Why did you feel the story should be told – now?

Primarily, I was trying to  create something that would entertain people. I don’t think entertainment has to be light all the time. In fact, I think entertainment is better if there’s a bit of darkness and sadness mixed in there; a bit of humanity that lifts the lightness and makes it more delicious really. I was hoping to entertain people and when I was taking on the subject of HIV and AIDS in the 1980s, I obviously wanted the piece to feel authentic. And that was the scariest thing. I didn’t think about it too much until I got to performances, and then I thought this could be high risk; I could have judged this wrong. But my research was thorough and I talked to the right people and I had good people surrounding me who I trusted to tell me if something wasn’t ringing true. Indeed, in rehearsals, we had several changes and bits we cut. I also wanted to dive into the music of the era. I love Eighties music. It can be really good and it can also be really bad and I wanted to play with that. There’s been a real moment of Eighties nostalgia, so I thought it would land well.


What was the impact of the pandemic on the play?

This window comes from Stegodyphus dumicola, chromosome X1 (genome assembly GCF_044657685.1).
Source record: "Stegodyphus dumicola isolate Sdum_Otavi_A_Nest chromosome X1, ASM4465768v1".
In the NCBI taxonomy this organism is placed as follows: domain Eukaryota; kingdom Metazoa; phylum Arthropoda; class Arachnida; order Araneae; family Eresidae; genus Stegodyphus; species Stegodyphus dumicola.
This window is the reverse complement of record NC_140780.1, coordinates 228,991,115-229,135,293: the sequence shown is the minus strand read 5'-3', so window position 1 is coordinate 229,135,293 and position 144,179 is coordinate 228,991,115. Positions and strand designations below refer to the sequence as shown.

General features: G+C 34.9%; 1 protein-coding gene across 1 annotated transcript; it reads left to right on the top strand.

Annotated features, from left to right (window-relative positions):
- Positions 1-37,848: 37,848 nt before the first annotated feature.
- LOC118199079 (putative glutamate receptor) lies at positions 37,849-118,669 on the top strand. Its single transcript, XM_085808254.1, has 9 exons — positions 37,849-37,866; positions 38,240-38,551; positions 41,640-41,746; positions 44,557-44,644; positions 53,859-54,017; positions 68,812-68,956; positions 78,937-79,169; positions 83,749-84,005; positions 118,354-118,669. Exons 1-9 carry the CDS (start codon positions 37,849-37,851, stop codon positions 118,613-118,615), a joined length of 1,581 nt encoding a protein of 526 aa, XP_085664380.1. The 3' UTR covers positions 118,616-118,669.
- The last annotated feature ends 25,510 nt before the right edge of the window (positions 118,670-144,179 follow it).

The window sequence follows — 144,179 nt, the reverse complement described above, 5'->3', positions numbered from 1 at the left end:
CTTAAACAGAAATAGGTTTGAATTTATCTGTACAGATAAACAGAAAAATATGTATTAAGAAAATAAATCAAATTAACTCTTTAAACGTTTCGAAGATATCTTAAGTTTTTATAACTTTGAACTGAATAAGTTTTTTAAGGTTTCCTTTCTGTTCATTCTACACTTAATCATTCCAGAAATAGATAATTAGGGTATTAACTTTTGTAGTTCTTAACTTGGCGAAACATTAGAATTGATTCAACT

The pandemic allowed me to make the play and cleared a West End Theatre to allow us to have our first West End run. So I have a strange relationship with the pandemic. At the start of the pandemic, I thought my career was over and at the end of it, my career was better than it had ever been, so it was a weird time. But in terms of the audience and how it affected how the show landed, when audiences came to see the show, we were the first play to open in the West End and the first new play. I think people were so hungry for the live experience and Cruise is loud and brash and all of those things, and I think it’s such an ultra-high octane live experience, so people were receptive to it, and so emotional behind their medical masks that it landed well. We also made it loud, because we knew people were coming out of isolation. We emphasised all of that and made it so that you would want to dance. We were expressing how we felt and the audience seemed to feel the same. The story is about taking nothing for granted, so aside from it being a queer play, it struck that chord. We must never take anything for granted and in a way, it does feel as if those lessons have been forgotten with the pandemic. It sounds weird, but I look at the London underground, which is sometimes so busy, which I used to hate, but which I now love because I just missed it so much during the pandemic. I’m just so happy that it’s back.